C Programming Tricks

这个 Note 用来记录各处收集的 C 编程 tricks. 看到有意思的就会摘一下,来源各异。

Anonymous arrays

C99 offers some really cool stuff using anonymous arrays:

Removing pointless variables
int yes=1;
setsockopt(yourSocket, SOL_SOCKET, SO_REUSEADDR, &yes, sizeof(int));
/* becomes: */
setsockopt(yourSocket, SOL_SOCKET, SO_REUSEADDR, (int[]){1}, sizeof(int));
Passing a Variable Amount of Arguments
void func(type* values) {
    while(*values) {
        x = *values++;
        /* do whatever with x */

Static linked lists
int main() {
    struct llist { int a; struct llist* next;};
    #define cons(x,y) (struct llist[])
    struct llist *list=cons(1, cons(2, cons(3, cons(4, NULL))));
    struct llist *p = list;
    while(p != 0) {
      printf("%d\n", p->a);
      p = p->next;

Include data file as header inside array initializer

double normals[][] = {
  #include "normals.txt"

Using __FILE__ and __LINE__ for debugging

#define WHERE fprintf(stderr,"[LOG]%s:%d\n",__FILE__,__LINE__);

Dynamically sized object(modified)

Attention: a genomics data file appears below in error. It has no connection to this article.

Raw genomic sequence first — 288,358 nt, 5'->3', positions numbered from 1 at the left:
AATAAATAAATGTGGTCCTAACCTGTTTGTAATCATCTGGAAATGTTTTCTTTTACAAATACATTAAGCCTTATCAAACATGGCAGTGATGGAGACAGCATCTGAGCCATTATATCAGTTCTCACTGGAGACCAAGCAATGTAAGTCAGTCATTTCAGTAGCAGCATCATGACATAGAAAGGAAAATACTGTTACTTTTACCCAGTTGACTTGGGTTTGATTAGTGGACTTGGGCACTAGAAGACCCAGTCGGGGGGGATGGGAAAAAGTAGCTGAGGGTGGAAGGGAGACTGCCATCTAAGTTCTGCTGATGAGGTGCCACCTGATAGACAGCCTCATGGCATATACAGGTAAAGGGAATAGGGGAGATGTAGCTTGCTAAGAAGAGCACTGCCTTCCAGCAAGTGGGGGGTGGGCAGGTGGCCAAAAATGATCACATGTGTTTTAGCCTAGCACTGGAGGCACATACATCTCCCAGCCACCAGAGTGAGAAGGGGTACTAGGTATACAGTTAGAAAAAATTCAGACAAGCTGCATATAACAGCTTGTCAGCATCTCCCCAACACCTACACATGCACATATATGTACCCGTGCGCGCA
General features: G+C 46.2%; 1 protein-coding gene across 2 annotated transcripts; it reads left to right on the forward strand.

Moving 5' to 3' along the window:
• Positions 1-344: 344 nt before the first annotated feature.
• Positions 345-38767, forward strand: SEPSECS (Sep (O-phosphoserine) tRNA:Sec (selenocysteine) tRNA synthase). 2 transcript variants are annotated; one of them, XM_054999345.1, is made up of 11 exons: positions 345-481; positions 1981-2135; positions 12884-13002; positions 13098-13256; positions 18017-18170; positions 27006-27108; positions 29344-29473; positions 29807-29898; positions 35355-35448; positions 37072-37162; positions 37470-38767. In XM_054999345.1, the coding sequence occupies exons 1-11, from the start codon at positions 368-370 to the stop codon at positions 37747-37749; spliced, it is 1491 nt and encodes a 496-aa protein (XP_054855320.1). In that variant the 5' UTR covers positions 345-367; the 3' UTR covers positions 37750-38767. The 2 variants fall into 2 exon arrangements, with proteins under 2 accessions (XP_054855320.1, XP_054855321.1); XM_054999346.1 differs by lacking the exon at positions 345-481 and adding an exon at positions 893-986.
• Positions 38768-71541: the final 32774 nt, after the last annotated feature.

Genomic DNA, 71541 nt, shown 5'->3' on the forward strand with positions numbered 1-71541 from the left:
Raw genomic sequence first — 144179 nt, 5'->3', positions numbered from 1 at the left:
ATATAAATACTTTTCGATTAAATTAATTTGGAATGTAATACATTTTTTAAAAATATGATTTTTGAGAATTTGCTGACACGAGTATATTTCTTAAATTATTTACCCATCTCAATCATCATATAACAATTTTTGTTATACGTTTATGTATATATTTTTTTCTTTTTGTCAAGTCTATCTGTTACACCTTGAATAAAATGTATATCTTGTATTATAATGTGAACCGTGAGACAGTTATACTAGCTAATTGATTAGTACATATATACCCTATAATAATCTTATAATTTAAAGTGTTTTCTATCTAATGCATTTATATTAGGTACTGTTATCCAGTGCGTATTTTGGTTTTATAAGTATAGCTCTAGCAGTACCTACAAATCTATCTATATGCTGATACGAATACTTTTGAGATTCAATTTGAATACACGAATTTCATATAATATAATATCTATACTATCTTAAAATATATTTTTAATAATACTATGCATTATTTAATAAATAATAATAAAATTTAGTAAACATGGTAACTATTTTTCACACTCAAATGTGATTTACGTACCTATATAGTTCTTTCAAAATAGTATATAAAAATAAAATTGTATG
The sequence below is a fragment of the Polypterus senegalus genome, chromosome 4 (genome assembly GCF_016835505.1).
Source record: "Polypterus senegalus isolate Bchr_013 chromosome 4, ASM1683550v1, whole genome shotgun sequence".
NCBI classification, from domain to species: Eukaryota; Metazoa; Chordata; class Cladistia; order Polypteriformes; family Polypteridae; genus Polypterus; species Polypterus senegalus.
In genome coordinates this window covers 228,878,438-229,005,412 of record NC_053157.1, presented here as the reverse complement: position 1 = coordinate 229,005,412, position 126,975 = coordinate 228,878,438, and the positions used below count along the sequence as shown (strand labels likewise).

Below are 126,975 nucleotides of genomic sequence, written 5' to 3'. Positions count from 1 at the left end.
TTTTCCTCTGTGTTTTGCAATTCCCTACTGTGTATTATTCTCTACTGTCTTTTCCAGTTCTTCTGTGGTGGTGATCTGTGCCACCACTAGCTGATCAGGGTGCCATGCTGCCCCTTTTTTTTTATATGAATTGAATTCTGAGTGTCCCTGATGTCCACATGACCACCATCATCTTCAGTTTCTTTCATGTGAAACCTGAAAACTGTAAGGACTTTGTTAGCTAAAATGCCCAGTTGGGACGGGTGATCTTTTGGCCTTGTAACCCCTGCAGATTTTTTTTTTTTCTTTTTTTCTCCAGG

struct X {
    int len;
    char str[];

int n = strlen("hello world") + 1;
struct X *string = malloc(offsetof(struct X, str) + n);
strcpy(string->str, "hello world");
string->len = n;

offsetof() 本身也是一个比较有趣的宏定义(?)。

An example of offsetof()

#define offsetof(st, m) ((size_t)(&((st *)0)->m))

This works by casting a null pointer into a pointer to structure st, and then obtaining the address of member m within said structure. While this implementation works correctly in many compilers, it has undefined behavior according to the C standard,[2] since it involves a dereference of a null pointer (although, one might argue that no dereferencing takes place, because the whole expression is calculated at compile time). It also tends to produce confusing compiler diagnostics if one of the arguments is misspelled.

Blank in a scanf() format

In a scanf() format, a blank, tab or newline means ‘skip white space if there is any to skip’. It does not directly ‘clear the input buffer’, but it does eat any white space which looks similar to clearing the input buffer (but is quite distinct from that). If you’re on Windows, using fflush(stdin) clears the input buffer (of white space and non-white space characters); on Unix and according to the C standard, fflush(stdin) is undefined behaviour.

while((c = getchar()) == '\n');
/* becomes: */
scanf(" %c", &c);


  1. What is your favorite C programming trick? - StackOverflow
  2. offsetof() - Wikipedia
  3. Difference between scanf(“%c”, &c) and scanf(“ %c”, &c) - StackOverflow